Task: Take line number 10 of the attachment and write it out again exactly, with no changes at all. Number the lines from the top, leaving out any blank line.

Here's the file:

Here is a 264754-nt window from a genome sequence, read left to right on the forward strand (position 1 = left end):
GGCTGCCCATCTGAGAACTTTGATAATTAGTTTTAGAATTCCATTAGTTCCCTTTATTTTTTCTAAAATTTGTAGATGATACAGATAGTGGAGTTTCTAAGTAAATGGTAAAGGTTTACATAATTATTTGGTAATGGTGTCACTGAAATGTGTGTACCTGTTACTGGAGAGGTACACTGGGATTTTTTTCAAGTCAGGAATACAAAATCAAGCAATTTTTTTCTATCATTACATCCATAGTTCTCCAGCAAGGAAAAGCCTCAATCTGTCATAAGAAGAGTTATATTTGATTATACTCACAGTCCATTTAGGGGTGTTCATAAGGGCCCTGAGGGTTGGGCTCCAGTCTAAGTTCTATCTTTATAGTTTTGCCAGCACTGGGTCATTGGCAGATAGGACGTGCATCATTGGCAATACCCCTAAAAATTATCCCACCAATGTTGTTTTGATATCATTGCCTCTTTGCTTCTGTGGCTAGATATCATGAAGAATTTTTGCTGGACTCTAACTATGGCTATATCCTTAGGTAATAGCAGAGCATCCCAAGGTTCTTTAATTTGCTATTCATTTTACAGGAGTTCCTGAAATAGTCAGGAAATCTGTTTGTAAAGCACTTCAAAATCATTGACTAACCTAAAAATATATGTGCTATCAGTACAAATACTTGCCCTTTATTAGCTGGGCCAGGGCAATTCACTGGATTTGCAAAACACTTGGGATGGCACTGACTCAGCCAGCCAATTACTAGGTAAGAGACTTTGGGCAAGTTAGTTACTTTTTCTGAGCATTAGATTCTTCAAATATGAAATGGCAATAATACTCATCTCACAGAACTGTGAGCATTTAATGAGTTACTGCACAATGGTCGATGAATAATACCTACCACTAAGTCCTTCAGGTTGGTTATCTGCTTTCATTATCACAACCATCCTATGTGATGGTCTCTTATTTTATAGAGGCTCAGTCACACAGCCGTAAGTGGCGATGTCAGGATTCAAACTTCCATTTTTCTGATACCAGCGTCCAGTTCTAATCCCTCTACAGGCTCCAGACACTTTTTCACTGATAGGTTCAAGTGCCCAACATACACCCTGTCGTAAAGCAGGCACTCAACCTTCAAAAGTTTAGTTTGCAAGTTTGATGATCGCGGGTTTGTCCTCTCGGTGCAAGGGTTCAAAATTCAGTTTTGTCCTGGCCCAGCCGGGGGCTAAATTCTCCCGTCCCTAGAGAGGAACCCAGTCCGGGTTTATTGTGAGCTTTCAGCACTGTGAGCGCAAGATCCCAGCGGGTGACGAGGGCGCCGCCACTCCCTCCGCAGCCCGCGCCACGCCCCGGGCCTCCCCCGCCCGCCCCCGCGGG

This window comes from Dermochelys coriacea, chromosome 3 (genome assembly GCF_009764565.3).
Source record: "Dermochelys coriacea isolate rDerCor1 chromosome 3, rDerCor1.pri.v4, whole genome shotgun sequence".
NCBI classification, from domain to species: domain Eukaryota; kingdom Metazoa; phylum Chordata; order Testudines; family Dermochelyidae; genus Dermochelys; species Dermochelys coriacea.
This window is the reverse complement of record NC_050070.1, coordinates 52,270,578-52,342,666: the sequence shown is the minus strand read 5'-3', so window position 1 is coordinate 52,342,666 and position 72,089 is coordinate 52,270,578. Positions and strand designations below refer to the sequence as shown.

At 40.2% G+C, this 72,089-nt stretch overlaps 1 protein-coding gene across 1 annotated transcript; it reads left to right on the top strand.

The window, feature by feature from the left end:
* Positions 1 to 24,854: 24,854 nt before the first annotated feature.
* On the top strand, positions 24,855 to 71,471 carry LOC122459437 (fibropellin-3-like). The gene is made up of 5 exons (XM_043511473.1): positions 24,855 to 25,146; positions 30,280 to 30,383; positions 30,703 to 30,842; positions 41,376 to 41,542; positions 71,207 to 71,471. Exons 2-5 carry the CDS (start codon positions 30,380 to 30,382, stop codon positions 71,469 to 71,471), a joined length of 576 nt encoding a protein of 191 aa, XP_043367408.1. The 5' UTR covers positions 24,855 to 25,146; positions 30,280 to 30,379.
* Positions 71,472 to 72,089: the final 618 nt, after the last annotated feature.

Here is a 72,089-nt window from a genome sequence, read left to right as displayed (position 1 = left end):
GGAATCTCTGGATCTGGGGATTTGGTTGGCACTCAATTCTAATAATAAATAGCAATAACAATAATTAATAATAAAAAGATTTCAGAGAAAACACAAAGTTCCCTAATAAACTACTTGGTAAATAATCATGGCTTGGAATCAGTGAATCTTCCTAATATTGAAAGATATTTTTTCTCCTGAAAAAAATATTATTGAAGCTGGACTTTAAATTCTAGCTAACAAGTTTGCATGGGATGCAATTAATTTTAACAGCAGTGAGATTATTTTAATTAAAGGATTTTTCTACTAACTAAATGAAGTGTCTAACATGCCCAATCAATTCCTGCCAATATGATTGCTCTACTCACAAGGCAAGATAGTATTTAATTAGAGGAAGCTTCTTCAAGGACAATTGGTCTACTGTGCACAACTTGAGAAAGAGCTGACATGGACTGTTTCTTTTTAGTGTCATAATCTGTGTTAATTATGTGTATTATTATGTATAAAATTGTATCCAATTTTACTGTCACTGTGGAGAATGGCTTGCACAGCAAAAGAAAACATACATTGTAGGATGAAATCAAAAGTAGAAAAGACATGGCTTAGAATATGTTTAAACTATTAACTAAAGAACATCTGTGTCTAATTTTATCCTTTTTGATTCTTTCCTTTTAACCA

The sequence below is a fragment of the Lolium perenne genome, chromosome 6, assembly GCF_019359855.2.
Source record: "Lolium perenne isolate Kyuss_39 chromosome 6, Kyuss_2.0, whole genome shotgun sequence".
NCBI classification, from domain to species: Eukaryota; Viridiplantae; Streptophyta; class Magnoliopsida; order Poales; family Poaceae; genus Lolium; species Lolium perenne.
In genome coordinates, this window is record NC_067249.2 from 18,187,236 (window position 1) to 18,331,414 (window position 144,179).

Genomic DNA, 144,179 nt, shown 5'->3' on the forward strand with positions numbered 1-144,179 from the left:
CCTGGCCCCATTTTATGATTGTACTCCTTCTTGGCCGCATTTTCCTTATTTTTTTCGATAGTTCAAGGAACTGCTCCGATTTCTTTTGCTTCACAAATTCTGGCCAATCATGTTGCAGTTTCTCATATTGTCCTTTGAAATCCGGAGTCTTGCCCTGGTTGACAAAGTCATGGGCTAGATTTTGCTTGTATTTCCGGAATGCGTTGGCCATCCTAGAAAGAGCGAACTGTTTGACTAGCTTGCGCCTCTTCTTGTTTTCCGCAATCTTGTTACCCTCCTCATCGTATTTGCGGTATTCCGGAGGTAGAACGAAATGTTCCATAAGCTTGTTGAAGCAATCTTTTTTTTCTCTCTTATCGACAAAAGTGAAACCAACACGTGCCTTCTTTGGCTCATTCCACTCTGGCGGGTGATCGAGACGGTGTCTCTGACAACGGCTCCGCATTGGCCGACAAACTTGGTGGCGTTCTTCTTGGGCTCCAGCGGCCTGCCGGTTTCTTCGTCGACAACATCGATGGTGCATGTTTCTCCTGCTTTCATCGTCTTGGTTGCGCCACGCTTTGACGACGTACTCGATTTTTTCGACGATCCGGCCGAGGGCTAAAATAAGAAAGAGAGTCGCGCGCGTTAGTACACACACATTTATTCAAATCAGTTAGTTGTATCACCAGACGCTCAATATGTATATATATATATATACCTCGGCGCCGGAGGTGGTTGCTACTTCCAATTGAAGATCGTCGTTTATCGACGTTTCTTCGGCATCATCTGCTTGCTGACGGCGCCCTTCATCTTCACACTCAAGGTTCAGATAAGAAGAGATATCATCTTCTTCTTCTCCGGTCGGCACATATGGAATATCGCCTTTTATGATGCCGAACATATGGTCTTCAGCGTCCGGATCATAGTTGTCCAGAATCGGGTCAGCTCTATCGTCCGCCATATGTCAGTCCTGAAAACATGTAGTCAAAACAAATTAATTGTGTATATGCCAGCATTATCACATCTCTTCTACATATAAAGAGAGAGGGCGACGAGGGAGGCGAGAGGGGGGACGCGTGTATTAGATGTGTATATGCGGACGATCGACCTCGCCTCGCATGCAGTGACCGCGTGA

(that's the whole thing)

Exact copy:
* On the top strand, positions 24,855 to 71,471 carry LOC122459437 (fibropellin-3-like). The gene is made up of 5 exons (XM_043511473.1): positions 24,855 to 25,146; positions 30,280 to 30,383; positions 30,703 to 30,842; positions 41,376 to 41,542; positions 71,207 to 71,471. Exons 2-5 carry the CDS (start codon positions 30,380 to 30,382, stop codon positions 71,469 to 71,471), a joined length of 576 nt encoding a protein of 191 aa, XP_043367408.1. The 5' UTR covers positions 24,855 to 25,146; positions 30,280 to 30,379.